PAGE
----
Regional economies are getting back on their feet following Covid-19 upheaval, but New Zealand may be looking ahead to a tough summer, according to one senior economist.
Brad Olsen told TVNZ1’s Breakfast today the Infometrics Quarterly Economic Monitor found the Tasman, Northland and Hawke's Bay regions were the strongest performers in the three months up to September.
Tasman saw the largest rise in economic activity in the quarter, rising 5.1 per cent year on year, according to provisional Infometrics estimates.
It’s a sign Kiwis are heeding to the message to “back local”, Olsen said.
“We’ve seen a very strong surge in economic activity. Now, I don’t think that’s going to last. But, we’ll take the wins when we can take them.”
Olsen said the regions were performing well because of their “strong primary sector” and a lower reliance on tourism amid a Covid-19-ravaged world.
“The world is eating, we are still exporting.”
The regions were also benefiting from a trend towards remote work and burgeoning house prices in city centres. Olsen said this meant people could look at moving out of the city.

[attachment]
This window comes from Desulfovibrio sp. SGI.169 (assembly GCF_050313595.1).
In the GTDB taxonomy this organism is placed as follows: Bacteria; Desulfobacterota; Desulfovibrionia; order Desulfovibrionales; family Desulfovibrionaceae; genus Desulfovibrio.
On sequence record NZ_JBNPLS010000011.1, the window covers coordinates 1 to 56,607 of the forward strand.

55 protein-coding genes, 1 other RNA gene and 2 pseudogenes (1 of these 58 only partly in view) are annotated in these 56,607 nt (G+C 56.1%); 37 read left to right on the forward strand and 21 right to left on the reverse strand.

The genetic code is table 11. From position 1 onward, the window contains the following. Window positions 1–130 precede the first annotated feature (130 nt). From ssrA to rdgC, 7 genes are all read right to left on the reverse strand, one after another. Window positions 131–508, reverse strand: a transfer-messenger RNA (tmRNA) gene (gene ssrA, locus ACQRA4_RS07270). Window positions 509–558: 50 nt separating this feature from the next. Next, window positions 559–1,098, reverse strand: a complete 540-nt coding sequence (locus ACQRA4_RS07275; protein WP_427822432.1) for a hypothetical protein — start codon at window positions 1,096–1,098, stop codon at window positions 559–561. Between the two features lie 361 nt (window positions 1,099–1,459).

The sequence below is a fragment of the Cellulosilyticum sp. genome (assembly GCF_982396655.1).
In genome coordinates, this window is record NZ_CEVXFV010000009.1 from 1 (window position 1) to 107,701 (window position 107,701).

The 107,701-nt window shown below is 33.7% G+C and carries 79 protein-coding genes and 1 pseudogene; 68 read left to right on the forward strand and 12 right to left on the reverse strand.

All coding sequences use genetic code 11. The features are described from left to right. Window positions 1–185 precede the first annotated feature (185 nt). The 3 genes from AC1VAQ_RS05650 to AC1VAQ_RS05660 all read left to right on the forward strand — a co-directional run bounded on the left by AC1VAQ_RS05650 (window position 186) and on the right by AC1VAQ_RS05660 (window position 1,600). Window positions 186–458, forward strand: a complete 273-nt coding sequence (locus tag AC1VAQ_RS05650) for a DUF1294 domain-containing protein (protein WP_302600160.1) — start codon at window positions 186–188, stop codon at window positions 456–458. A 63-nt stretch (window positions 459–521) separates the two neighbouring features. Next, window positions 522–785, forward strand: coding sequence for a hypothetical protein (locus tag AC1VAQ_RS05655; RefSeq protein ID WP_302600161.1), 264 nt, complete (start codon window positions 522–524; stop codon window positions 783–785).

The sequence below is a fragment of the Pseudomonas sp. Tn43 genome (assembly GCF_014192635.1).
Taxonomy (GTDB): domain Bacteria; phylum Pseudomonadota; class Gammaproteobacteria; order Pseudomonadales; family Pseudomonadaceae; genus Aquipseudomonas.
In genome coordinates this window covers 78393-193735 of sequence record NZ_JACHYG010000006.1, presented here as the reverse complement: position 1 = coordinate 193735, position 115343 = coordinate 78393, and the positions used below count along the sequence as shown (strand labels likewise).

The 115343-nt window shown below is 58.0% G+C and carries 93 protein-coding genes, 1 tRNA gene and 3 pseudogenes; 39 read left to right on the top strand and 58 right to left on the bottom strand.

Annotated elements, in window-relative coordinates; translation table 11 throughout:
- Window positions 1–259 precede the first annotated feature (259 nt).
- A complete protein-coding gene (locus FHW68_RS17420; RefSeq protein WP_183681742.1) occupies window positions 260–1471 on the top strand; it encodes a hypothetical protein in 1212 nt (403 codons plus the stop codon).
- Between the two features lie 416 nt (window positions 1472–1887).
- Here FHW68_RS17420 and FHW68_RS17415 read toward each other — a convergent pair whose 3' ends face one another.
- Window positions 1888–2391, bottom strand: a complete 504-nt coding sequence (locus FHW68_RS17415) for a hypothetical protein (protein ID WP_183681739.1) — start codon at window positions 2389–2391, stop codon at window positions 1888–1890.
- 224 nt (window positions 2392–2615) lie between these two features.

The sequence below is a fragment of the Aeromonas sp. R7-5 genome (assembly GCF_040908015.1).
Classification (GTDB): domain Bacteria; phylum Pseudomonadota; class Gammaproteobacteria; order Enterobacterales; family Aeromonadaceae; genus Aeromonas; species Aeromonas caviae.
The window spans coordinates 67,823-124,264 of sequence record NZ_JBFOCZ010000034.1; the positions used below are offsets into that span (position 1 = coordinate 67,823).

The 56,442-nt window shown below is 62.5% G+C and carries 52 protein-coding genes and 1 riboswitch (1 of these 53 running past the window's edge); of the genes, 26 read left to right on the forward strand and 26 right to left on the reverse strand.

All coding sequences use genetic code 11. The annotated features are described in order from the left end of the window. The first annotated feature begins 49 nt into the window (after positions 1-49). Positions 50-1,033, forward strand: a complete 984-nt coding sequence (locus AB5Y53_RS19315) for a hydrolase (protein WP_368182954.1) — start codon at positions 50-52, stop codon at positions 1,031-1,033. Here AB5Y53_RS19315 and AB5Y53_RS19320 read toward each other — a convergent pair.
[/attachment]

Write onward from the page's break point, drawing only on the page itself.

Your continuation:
However, the “massive gain” in the regions came at a price, he said. With the growing ability to work from home and shop online, CBD areas were seeing “a bit of a hollowing out”.
Olsen warned the country was “not out of the woods yet”, especially urban areas which tended to be more reliant on international tourism.
“We were always going to have a good, strong bounce-back after such an abysmal quarter - that’s what happens when you lock down the economy.”
He said upward trends were already starting to peter out slightly.
“We’ve got to be realistic that with lockdowns across the rest of the world at the moment, and the likes of that international tourism that’s not going to be coming through over the summer, we expect that international tourism hit to be three times as worse during summer than winter.”
Unemployment is also leaving a lot of people “in a lot of pain”, Olsen said. Since lockdown, about 60,000 more Kiwis have become Jobseeker Support recipients.